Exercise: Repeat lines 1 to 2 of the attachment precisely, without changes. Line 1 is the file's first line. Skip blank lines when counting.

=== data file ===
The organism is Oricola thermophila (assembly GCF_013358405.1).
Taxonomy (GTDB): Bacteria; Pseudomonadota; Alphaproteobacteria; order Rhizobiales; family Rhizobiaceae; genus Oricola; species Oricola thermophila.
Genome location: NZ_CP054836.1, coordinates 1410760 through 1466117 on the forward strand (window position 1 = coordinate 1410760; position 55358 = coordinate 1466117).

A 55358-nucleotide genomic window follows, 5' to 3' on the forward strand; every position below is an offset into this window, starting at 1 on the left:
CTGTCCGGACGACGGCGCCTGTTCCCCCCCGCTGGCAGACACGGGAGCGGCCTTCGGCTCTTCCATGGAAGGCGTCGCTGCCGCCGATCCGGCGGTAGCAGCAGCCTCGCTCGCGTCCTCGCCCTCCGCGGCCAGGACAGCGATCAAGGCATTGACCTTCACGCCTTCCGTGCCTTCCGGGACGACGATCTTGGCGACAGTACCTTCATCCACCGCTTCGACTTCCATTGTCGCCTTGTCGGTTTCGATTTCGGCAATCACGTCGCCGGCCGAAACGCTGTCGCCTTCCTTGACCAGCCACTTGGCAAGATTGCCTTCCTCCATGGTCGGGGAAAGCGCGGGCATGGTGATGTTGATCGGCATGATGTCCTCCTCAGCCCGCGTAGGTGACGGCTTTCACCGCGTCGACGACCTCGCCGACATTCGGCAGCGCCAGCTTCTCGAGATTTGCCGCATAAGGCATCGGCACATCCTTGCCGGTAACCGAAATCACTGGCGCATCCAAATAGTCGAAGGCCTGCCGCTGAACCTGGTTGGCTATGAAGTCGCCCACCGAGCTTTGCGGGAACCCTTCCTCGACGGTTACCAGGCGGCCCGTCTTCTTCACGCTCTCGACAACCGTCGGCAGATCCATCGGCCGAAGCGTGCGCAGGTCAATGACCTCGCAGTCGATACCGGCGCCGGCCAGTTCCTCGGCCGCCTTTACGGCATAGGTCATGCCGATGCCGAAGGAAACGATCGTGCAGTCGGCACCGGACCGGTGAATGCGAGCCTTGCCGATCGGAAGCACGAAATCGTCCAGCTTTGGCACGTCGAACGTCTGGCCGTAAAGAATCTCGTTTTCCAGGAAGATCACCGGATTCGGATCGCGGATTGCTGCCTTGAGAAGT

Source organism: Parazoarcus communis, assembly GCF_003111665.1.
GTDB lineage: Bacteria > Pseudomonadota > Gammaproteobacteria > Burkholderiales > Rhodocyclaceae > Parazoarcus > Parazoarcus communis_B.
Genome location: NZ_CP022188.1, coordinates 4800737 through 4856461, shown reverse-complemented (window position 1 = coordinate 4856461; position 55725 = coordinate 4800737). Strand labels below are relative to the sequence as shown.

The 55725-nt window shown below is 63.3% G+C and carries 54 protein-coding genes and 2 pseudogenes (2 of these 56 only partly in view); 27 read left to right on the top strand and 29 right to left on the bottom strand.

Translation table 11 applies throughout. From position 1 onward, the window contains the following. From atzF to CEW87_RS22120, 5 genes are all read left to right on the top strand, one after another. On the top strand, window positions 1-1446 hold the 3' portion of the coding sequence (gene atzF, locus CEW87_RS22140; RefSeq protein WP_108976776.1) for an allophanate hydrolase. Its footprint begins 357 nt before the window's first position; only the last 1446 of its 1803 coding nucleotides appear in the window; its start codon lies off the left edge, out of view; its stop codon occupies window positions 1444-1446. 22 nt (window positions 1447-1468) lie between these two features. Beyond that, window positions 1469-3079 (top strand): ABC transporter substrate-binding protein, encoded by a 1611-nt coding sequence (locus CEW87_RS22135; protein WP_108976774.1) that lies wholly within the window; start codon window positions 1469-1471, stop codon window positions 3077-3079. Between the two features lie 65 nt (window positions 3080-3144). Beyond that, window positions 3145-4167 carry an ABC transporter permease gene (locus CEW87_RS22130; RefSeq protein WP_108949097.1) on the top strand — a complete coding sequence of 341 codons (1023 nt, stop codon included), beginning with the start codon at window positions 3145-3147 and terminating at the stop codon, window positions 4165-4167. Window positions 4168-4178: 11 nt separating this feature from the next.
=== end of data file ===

The organism is Oricola thermophila (assembly GCF_013358405.1).
Taxonomy (GTDB): Bacteria; Pseudomonadota; Alphaproteobacteria; order Rhizobiales; family Rhizobiaceae; genus Oricola; species Oricola thermophila.